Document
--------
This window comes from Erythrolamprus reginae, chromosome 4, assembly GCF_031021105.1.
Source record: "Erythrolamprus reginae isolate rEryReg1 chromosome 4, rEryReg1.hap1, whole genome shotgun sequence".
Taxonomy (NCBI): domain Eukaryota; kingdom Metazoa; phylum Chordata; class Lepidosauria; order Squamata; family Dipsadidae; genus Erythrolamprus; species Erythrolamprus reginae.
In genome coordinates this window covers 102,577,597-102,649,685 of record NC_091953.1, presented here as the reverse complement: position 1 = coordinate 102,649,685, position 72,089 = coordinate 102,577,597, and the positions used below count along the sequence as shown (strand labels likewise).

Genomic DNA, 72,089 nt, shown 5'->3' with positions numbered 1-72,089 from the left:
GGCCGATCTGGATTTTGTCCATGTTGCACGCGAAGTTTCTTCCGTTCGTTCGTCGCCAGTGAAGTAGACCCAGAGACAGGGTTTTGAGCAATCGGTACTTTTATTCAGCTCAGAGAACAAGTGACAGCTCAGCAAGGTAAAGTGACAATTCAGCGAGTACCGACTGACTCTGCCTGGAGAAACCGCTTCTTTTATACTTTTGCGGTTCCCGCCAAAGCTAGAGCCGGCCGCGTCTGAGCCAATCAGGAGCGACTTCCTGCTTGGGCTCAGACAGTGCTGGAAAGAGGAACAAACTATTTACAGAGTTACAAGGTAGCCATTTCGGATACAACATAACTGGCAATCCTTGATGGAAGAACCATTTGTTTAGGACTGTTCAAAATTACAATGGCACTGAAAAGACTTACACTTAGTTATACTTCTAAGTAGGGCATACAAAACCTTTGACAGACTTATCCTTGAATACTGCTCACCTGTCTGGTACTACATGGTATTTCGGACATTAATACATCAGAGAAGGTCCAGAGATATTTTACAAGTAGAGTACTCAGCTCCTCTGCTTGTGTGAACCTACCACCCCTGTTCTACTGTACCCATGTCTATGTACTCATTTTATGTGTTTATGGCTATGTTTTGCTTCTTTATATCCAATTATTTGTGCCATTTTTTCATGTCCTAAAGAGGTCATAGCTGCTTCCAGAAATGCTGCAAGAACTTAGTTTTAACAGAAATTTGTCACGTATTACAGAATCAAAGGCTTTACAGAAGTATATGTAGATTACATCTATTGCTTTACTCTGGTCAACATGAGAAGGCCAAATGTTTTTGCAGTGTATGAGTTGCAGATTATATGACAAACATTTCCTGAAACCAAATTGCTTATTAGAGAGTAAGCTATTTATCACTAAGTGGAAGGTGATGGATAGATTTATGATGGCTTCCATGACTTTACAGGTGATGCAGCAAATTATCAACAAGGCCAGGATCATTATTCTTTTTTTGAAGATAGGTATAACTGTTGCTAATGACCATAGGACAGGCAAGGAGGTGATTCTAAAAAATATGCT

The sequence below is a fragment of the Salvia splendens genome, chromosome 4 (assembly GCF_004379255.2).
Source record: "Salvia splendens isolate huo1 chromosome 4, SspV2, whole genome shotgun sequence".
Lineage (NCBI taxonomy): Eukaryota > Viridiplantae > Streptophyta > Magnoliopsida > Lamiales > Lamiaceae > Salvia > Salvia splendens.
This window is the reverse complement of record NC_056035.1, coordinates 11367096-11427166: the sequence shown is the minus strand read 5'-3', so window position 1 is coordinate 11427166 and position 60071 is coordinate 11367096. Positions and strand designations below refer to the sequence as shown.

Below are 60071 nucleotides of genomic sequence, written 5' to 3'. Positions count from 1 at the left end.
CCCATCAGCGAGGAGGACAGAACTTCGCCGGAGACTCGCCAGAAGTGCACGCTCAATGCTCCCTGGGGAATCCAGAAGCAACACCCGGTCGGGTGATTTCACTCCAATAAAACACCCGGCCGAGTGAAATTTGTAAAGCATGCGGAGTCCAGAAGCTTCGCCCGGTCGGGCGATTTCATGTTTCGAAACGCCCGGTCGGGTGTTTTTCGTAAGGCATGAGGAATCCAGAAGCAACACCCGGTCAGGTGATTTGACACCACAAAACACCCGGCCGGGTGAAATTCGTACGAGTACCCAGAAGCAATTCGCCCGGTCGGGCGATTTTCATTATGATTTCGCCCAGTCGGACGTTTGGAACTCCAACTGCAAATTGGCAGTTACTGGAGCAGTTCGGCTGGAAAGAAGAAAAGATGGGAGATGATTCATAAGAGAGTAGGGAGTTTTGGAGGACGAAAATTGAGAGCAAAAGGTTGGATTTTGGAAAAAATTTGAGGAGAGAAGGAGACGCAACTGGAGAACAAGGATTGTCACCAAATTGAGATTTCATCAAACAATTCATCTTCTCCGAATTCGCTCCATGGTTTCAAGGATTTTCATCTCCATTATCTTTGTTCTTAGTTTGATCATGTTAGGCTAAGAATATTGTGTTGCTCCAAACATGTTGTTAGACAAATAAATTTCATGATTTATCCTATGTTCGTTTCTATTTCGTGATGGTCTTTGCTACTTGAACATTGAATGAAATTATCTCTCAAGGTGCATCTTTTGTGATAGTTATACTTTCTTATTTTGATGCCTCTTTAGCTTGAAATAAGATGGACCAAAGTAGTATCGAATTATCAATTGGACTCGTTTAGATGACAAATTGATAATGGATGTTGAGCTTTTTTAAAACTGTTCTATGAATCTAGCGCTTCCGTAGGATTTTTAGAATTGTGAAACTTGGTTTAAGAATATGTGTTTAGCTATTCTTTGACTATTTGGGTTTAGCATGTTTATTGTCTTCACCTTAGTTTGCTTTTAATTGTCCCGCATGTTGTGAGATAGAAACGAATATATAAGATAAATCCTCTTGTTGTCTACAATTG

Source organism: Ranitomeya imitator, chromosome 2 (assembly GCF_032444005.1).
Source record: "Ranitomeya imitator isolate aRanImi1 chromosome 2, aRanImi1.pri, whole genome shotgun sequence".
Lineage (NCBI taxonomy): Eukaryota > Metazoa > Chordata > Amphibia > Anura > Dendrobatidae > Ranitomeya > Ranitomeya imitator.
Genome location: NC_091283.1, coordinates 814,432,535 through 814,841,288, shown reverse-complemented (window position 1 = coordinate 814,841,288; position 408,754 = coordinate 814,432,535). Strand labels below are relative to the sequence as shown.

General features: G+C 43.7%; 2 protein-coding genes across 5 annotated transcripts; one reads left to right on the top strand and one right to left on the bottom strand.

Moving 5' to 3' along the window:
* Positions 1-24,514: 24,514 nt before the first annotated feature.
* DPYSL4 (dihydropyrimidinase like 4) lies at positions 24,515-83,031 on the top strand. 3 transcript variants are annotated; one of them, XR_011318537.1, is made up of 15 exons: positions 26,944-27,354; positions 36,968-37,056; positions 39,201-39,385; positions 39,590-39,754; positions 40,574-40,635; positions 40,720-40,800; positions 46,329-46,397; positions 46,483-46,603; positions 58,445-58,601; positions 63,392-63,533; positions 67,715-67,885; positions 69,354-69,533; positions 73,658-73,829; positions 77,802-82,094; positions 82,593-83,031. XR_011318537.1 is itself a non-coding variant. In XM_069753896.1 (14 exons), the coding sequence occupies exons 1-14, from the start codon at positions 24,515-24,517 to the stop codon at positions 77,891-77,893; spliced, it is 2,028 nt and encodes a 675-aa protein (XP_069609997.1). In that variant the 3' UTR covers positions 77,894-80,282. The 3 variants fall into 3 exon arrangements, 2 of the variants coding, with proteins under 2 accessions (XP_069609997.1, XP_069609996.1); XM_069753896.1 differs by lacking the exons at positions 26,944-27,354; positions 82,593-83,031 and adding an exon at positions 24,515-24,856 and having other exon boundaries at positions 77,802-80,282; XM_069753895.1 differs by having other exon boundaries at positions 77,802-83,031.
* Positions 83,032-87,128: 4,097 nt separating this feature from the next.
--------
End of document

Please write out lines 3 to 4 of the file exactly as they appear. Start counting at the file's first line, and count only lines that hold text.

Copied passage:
Taxonomy (NCBI): domain Eukaryota; kingdom Metazoa; phylum Chordata; class Lepidosauria; order Squamata; family Dipsadidae; genus Erythrolamprus; species Erythrolamprus reginae.
In genome coordinates this window covers 102,577,597-102,649,685 of record NC_091953.1, presented here as the reverse complement: position 1 = coordinate 102,649,685, position 72,089 = coordinate 102,577,597, and the positions used below count along the sequence as shown (strand labels likewise).